Madison chef Sean Pharr is semi-finalists for James Beard Award
Sean Pharr is a co-owner of Mint Mark, a small plates kitchen and craft cocktails bar in Madison's Schenk-Atwood neighborhood. Pharr is Madison’s lone 2020 semifinalist for a James Beard Foundation award, best chef in the Midwest. (Photo by Mary Bergin)

New London native is a James Beard Foundation semi-finalist

Some guys stop for coffee on their way to work. Sean Pharr goes fishing.

Always stored in his Subaru Forester is a rod and a timer, which he sets at 10 minutes. That’s a self-imposed limit for casting at Yahara River, Wingra Creek, Lake Monona – wherever it seems convenient.

“It’s become an obsession,” Pharr acknowledged.

Then his workday begins at Mint Mark, a small plates kitchen and craft cocktails bar in the Schenk-Atwood neighborhood of Madison. The co-owner preps ingredients for dinner while a couple of cooks make lunch.

Pharr is Madison’s lone 2020 semifinalist for a James Beard Foundation award. He is one of 20 semifinalists for the category of Best Chef: Midwest. The group –named for a pioneering chef of the 1950s– is in its 30th year of recognizing quality and leadership among America’s culinary artists. He was surprised by the nomination but is no stranger to haute cuisine. 

The chef is a known commodity, if not a rising star, in elite culinary circles because of his dozen years in Chicago: line cook at TRU in Streeterville to executive chef at The Bristol in Bucktown. In between, while chef de cuisine at NoMI Kitchen in 2011, he cooked at the James Beard House in Manhattan.

Today it is much easier to find Pharr wearing chef whites online than at Mint Mark, open since 2017. “I think I wore them for a day, then let ‘em fall to the bottom of the closet,” he said, opting for blue-collar flannel as we talked near midday. 

Gone is the need to invest in a pricey chef’s uniform, apron to work shoes. Pharr cleans grease traps as well as taking the lead on menu development. 

“There’s no need for hierarchy,” he said, and – unlike a couple of former work environments – no strategy to get on the Beard foundation’s radar. 

Pharr called the Mint Mark menu – which changes weekly for lunch, monthly for dinner – “French focused technique and Italian intent.” There is room for duck rillettes with cherry mostarda (an Italian condiment), knackwurst with rutabaga kraut, pierogi with borscht, fried bologna on sourdough.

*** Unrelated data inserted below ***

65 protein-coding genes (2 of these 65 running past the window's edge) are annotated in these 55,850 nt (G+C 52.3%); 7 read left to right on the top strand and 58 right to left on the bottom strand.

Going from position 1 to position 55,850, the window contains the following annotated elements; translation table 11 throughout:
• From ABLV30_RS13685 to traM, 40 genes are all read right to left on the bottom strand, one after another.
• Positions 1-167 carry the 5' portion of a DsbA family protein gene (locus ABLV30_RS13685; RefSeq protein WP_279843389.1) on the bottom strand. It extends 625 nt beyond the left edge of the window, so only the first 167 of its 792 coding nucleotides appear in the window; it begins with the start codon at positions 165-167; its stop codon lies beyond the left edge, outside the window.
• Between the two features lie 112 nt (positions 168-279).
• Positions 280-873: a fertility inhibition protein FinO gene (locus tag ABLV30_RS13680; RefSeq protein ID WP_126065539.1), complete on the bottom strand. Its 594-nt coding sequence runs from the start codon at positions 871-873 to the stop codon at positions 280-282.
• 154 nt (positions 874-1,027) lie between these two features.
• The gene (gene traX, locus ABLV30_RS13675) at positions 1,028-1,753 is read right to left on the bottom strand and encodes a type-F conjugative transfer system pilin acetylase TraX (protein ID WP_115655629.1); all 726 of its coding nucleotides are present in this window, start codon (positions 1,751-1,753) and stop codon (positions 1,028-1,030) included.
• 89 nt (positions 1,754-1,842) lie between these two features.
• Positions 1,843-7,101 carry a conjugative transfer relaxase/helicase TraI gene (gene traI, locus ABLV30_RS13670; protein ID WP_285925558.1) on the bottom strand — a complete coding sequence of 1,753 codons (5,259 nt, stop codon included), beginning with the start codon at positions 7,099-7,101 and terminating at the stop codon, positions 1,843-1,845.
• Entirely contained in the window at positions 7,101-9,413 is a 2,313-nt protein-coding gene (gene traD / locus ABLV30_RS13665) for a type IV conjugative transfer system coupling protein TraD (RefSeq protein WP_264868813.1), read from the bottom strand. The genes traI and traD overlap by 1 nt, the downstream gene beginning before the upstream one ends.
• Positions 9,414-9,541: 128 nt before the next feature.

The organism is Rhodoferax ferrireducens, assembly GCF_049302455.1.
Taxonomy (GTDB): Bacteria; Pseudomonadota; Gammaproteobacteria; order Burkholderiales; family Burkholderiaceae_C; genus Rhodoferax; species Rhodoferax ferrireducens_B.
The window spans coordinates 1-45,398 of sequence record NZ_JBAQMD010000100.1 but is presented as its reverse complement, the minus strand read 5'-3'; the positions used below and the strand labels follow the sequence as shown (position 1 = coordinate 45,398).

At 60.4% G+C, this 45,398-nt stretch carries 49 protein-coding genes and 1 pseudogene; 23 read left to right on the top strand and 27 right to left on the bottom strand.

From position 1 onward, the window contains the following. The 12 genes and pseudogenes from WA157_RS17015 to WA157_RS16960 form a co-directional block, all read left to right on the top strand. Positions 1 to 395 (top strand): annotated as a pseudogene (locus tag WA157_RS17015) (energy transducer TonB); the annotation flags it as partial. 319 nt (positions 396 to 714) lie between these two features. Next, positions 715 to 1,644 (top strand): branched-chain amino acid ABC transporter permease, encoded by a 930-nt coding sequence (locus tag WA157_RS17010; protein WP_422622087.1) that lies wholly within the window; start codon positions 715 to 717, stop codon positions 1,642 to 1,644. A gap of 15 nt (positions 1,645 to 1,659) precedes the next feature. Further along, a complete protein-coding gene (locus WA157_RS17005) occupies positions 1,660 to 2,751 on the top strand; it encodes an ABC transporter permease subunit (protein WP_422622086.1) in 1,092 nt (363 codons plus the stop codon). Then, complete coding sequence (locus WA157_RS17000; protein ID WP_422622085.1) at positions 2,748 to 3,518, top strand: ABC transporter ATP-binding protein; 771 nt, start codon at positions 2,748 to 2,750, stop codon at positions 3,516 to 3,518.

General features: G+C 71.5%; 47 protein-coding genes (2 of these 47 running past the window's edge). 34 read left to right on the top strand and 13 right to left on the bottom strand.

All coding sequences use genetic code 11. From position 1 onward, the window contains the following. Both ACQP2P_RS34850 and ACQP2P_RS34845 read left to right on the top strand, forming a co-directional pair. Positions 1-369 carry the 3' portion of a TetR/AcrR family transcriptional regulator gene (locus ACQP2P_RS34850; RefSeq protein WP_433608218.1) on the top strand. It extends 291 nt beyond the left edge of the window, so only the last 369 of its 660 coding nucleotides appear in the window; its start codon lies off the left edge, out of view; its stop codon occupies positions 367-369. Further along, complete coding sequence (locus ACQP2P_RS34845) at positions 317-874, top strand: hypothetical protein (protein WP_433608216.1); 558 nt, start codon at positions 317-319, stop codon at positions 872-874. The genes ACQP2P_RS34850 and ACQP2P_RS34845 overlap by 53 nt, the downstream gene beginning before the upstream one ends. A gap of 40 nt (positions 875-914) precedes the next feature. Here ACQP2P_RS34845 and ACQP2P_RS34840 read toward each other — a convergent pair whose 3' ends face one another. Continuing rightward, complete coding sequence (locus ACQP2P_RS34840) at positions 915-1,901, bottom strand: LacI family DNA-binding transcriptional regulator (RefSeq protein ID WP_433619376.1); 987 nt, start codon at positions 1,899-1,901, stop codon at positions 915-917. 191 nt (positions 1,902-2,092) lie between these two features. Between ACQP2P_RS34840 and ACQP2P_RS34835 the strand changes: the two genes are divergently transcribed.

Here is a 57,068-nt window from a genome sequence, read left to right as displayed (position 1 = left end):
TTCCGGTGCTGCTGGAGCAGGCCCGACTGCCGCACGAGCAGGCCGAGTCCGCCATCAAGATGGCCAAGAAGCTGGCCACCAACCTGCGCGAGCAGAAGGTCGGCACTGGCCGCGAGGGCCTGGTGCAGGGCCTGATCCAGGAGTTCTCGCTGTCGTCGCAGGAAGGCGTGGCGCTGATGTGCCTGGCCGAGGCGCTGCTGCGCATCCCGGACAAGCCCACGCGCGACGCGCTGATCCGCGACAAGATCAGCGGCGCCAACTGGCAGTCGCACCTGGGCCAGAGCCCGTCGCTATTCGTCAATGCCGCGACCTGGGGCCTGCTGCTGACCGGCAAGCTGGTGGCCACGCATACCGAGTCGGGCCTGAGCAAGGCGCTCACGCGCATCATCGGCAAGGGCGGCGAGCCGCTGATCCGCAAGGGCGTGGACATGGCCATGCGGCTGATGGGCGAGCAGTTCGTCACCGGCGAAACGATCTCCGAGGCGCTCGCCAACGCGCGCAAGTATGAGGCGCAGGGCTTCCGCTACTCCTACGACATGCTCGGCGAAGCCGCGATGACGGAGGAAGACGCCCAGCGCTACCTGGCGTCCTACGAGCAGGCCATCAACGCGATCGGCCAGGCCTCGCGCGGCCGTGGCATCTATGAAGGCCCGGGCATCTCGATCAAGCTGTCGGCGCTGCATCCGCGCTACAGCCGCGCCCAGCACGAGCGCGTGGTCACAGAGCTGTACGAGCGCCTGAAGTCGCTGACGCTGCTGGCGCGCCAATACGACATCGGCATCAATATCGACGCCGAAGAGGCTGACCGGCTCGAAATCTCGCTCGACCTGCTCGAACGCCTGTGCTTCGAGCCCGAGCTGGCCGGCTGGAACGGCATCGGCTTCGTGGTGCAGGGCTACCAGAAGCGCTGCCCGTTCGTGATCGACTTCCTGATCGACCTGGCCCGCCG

Hamm’s Beer goes into the batter for fish on Fridays, and Old Fashioned cocktails are on tap.

Two items that don’t leave the menu because of their popularity: biscuits with honey-garlic icing and roasted cauliflower with a bagna cauda sauce (garlic, anchovies, olive oil).

The food business was part of  Pharr’s childhood in New London, population 7,000, where his dad’s work was at a sauerkraut factory and the family’s favored restaurant was Cracker Barrel. 

Pharr’s first job was at Jolly Roger’s Pizza: “I begged them for a job and got hired as a delivery guy, until I crashed the delivery car.” That left him on the outside looking in, until the owners let him help on a busy night.

The teen liked the camaraderie, rhythm and rush of restaurant work but majored in music education at UW Stevens Point. He was a percussionist who concluded “music was too much time spent with too little results – you’d work on the same thing for six months.”

Pharr says he was in the process of flunking out when he met Chad Vogel. The two took country club restaurant jobs, and Pharr liked what he experienced as a cook.

“Things evolved fast,” he recalled. “I knew right away if I screwed up or did well.” Pharr said he kept pushing himself to do well, but now he and wife Maggie are the parents of two – Abbie, 6, and Auggie, 5 – who seek the good life as a family.

Dichotomies remain. Pharr and Vogel, co-owner of Mint Mark, expect to open their next business May 1. “I want to keep moving forward in my skill set,” Pharr said. “If I had only one place, I’d probably be bored.”

Expect a 1970s rec room theme, with ping pong, shuffleboard and foosball at the Lake Edge strip mall location, Monona Drive and Buckeye Road. The name: Muskellounge, a nod to Wisconsin’s wily sport fish.

Pharr, who fished often with his dad on the Wolf River and Waupaca Chain O’ Lakes, didn’t have time to drop a line while working in Chicago, but he’s back at it now.

[Editor’s Note: Pharr was supposed to learn Mar. 25 if he would be one of the finalists, but the James Beard Foundation has postponed that announcement and the eventual awards celebration due to the coronavirus outbreak. New dates have not yet been scheduled.]